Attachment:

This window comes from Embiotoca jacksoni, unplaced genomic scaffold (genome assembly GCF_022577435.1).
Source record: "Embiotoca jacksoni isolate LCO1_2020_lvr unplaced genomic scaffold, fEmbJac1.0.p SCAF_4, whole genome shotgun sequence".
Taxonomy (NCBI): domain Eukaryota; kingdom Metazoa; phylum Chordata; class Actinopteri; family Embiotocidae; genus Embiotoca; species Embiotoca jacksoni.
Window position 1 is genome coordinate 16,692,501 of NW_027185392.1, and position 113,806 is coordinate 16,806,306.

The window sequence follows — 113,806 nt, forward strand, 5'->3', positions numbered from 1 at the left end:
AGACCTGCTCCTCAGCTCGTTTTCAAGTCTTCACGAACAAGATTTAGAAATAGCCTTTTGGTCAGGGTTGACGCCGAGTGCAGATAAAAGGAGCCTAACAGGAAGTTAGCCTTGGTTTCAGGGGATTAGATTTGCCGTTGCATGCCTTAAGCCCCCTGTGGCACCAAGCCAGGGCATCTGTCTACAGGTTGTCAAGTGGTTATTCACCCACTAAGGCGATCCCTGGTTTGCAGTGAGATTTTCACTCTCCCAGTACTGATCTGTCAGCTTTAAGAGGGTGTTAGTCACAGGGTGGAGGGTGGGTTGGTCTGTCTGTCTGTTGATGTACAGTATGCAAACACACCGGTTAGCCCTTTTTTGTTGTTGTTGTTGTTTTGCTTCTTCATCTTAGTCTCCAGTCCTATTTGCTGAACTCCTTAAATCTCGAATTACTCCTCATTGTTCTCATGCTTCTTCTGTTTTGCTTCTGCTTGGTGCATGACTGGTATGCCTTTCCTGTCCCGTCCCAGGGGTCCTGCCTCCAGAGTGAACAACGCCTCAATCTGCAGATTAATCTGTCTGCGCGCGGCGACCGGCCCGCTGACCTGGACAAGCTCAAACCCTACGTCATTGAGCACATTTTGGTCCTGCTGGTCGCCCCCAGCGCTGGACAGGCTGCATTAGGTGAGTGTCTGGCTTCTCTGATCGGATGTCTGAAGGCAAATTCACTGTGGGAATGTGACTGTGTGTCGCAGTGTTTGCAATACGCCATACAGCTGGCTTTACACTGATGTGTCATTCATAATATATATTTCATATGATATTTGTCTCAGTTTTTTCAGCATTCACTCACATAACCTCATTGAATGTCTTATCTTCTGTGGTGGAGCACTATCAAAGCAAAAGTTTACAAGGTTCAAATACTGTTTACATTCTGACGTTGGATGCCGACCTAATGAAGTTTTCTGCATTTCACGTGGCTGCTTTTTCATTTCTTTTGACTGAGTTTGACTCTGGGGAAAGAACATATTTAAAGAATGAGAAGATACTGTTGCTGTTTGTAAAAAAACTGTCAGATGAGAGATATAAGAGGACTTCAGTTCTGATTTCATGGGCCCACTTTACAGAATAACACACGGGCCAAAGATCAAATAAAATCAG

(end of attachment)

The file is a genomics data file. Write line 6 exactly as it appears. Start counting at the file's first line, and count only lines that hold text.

AGACCTGCTCCTCAGCTCGTTTTCAAGTCTTCACGAACAAGATTTAGAAATAGCCTTTTGGTCAGGGTTGACGCCGAGTGCAGATAAAAGGAGCCTAACAGGAAGTTAGCCTTGGTTTCAGGGGATTAGATTTGCCGTTGCATGCCTTAAGCCCCCTGTGGCACCAAGCCAGGGCATCTGTCTACAGGTTGTCAAGTGGTTATTCACCCACTAAGGCGATCCCTGGTTTGCAGTGAGATTTTCACTCTCCCAGTACTGATCTGTCAGCTTTAAGAGGGTGTTAGTCACAGGGTGGAGGGTGGGTTGGTCTGTCTGTCTGTTGATGTACAGTATGCAAACACACCGGTTAGCCCTTTTTTGTTGTTGTTGTTGTTTTGCTTCTTCATCTTAGTCTCCAGTCCTATTTGCTGAACTCCTTAAATCTCGAATTACTCCTCATTGTTCTCATGCTTCTTCTGTTTTGCTTCTGCTTGGTGCATGACTGGTATGCCTTTCCTGTCCCGTCCCAGGGGTCCTGCCTCCAGAGTGAACAACGCCTCAATCTGCAGATTAATCTGTCTGCGCGCGGCGACCGGCCCGCTGACCTGGACAAGCTCAAACCCTACGTCATTGAGCACATTTTGGTCCTGCTGGTCGCCCCCAGCGCTGGACAGGCTGCATTAGGTGAGTGTCTGGCTTCTCTGATCGGATGTCTGAAGGCAAATTCACTGTGGGAATGTGACTGTGTGTCGCAGTGTTTGCAATACGCCATACAGCTGGCTTTACACTGATGTGTCATTCATAATATATATTTCATATGATATTTGTCTCAGTTTTTTCAGCATTCACTCACATAACCTCATTGAATGTCTTATCTTCTGTGGTGGAGCACTATCAAAGCAAAAGTTTACAAGGTTCAAATACTGTTTACATTCTGACGTTGGATGCCGACCTAATGAAGTTTTCTGCATTTCACGTGGCTGCTTTTTCATTTCTTTTGACTGAGTTTGACTCTGGGGAAAGAACATATTTAAAGAATGAGAAGATACTGTTGCTGTTTGTAAAAAAACTGTCAGATGAGAGATATAAGAGGACTTCAGTTCTGATTTCATGGGCCCACTTTACAGAATAACACACGGGCCAAAGATCAAATAAAATCAG